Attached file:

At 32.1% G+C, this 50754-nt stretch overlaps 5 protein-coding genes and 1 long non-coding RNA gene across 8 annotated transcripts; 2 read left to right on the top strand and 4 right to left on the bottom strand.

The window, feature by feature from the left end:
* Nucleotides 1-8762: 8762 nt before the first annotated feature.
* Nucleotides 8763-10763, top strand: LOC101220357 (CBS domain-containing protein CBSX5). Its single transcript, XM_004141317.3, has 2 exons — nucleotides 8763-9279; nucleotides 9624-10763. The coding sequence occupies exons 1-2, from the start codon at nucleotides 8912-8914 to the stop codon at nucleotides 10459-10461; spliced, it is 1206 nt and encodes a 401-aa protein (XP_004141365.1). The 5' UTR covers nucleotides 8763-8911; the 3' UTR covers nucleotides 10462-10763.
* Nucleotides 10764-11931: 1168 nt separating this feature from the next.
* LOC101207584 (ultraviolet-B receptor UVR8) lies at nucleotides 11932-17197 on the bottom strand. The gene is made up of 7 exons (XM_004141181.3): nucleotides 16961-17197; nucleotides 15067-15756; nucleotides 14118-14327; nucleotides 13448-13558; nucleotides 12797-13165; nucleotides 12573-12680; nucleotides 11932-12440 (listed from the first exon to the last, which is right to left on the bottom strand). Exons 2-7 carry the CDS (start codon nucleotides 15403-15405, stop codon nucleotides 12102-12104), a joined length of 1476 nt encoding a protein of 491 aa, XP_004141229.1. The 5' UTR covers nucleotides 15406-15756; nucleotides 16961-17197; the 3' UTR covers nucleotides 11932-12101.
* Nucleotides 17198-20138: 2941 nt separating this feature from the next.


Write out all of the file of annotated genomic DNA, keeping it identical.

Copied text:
At 32.1% G+C, this 50754-nt stretch overlaps 5 protein-coding genes and 1 long non-coding RNA gene across 8 annotated transcripts; 2 read left to right on the top strand and 4 right to left on the bottom strand.

The window, feature by feature from the left end:
* Nucleotides 1-8762: 8762 nt before the first annotated feature.
* Nucleotides 8763-10763, top strand: LOC101220357 (CBS domain-containing protein CBSX5). Its single transcript, XM_004141317.3, has 2 exons — nucleotides 8763-9279; nucleotides 9624-10763. The coding sequence occupies exons 1-2, from the start codon at nucleotides 8912-8914 to the stop codon at nucleotides 10459-10461; spliced, it is 1206 nt and encodes a 401-aa protein (XP_004141365.1). The 5' UTR covers nucleotides 8763-8911; the 3' UTR covers nucleotides 10462-10763.
* Nucleotides 10764-11931: 1168 nt separating this feature from the next.
* LOC101207584 (ultraviolet-B receptor UVR8) lies at nucleotides 11932-17197 on the bottom strand. The gene is made up of 7 exons (XM_004141181.3): nucleotides 16961-17197; nucleotides 15067-15756; nucleotides 14118-14327; nucleotides 13448-13558; nucleotides 12797-13165; nucleotides 12573-12680; nucleotides 11932-12440 (listed from the first exon to the last, which is right to left on the bottom strand). Exons 2-7 carry the CDS (start codon nucleotides 15403-15405, stop codon nucleotides 12102-12104), a joined length of 1476 nt encoding a protein of 491 aa, XP_004141229.1. The 5' UTR covers nucleotides 15406-15756; nucleotides 16961-17197; the 3' UTR covers nucleotides 11932-12101.
* Nucleotides 17198-20138: 2941 nt separating this feature from the next.